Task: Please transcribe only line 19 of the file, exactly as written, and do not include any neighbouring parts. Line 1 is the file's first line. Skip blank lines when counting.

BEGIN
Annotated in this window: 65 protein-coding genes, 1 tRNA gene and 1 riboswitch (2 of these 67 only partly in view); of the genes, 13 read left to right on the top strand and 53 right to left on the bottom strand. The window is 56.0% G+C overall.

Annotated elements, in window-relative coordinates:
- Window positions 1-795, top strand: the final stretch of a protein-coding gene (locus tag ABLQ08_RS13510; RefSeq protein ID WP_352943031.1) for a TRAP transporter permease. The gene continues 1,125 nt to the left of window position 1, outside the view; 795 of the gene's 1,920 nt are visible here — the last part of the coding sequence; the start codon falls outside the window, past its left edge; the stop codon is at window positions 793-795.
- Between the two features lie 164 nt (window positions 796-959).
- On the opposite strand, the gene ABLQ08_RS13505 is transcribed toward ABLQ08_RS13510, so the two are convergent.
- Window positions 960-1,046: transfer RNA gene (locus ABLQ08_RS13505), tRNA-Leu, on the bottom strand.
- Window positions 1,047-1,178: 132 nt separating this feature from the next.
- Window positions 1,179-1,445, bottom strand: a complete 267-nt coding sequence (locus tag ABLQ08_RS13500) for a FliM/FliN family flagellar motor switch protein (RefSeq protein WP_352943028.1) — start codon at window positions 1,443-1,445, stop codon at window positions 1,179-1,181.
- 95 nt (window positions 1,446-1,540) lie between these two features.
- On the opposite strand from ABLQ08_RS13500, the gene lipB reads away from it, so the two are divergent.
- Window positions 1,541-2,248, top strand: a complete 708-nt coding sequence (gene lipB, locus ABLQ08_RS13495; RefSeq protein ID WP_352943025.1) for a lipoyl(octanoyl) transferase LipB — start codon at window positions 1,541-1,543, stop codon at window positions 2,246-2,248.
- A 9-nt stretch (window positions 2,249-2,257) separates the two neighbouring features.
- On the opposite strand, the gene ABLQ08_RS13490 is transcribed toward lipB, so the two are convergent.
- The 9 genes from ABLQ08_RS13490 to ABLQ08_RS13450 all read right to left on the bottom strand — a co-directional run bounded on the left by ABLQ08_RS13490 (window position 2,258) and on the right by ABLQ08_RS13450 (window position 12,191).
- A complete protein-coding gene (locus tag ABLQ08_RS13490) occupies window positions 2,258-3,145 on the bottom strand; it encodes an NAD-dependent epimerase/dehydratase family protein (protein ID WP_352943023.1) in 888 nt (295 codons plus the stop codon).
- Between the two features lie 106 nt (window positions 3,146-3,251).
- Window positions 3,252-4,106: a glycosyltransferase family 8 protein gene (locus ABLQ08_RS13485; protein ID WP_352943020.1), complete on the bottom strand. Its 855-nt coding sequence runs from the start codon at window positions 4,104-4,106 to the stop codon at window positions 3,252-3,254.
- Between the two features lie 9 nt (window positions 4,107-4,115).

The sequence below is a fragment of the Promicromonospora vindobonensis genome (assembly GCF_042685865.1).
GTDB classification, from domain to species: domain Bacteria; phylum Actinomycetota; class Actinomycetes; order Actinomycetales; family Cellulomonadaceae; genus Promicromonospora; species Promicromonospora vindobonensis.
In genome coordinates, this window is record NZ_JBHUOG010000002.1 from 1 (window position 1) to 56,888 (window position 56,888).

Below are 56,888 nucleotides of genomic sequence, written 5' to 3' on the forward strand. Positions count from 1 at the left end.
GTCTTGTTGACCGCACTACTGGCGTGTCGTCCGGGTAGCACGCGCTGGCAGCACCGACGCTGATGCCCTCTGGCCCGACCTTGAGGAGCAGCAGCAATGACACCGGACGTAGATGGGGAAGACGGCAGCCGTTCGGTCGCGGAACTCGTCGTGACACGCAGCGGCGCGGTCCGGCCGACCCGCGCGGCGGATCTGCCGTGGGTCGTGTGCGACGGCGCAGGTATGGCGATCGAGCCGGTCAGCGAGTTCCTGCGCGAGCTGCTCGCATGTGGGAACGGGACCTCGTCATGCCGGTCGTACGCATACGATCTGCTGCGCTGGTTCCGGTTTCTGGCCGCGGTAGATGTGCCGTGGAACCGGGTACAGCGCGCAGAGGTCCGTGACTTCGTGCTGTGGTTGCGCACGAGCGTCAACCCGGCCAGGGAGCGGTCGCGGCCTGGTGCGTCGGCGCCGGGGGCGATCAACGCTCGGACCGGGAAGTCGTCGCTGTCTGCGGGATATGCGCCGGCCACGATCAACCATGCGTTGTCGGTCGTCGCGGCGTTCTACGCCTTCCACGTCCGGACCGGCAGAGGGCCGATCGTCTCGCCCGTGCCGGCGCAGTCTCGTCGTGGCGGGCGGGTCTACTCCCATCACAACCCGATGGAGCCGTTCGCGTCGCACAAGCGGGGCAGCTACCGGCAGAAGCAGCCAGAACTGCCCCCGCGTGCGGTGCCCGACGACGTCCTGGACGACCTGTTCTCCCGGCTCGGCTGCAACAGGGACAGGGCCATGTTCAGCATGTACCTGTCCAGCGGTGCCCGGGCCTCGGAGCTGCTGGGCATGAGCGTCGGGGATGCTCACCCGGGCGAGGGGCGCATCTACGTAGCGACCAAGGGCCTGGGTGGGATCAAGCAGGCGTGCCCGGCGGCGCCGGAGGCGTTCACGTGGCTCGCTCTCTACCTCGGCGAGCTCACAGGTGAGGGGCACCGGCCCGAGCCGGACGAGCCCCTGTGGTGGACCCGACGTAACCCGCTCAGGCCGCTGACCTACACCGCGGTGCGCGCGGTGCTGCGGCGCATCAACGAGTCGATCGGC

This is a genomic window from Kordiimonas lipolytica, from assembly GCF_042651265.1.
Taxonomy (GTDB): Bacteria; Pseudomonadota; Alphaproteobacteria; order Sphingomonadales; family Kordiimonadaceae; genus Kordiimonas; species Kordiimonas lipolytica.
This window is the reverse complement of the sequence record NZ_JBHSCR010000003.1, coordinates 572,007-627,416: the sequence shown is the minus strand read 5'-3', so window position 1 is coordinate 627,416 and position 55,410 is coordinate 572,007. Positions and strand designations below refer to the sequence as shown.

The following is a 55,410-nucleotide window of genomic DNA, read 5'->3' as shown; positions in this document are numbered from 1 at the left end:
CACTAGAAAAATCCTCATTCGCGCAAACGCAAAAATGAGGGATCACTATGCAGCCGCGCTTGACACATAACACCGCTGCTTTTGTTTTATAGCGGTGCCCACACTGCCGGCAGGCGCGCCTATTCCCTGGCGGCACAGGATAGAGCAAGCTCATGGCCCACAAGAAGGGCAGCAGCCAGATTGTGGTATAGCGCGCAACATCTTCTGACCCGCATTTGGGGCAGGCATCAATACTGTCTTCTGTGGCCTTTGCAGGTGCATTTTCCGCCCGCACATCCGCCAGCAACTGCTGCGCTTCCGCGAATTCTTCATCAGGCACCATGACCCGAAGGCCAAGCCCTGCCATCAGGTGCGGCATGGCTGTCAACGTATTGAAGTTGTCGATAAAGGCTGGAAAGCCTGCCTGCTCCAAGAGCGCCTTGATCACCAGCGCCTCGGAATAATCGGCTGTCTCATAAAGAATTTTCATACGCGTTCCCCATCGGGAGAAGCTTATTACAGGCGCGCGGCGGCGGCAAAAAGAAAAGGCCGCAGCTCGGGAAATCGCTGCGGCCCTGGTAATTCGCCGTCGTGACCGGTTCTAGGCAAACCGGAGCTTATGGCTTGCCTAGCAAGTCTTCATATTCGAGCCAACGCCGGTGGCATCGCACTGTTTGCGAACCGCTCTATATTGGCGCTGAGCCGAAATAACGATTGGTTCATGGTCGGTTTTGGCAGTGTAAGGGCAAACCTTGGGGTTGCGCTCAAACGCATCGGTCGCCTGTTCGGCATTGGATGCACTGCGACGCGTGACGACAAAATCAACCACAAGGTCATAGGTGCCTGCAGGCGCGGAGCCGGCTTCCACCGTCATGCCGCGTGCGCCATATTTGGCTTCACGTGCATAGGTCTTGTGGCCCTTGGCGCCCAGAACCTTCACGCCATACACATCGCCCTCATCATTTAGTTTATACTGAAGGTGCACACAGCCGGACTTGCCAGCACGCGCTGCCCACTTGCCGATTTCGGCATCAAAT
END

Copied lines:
The sequence below is a fragment of the Promicromonospora vindobonensis genome (assembly GCF_042685865.1).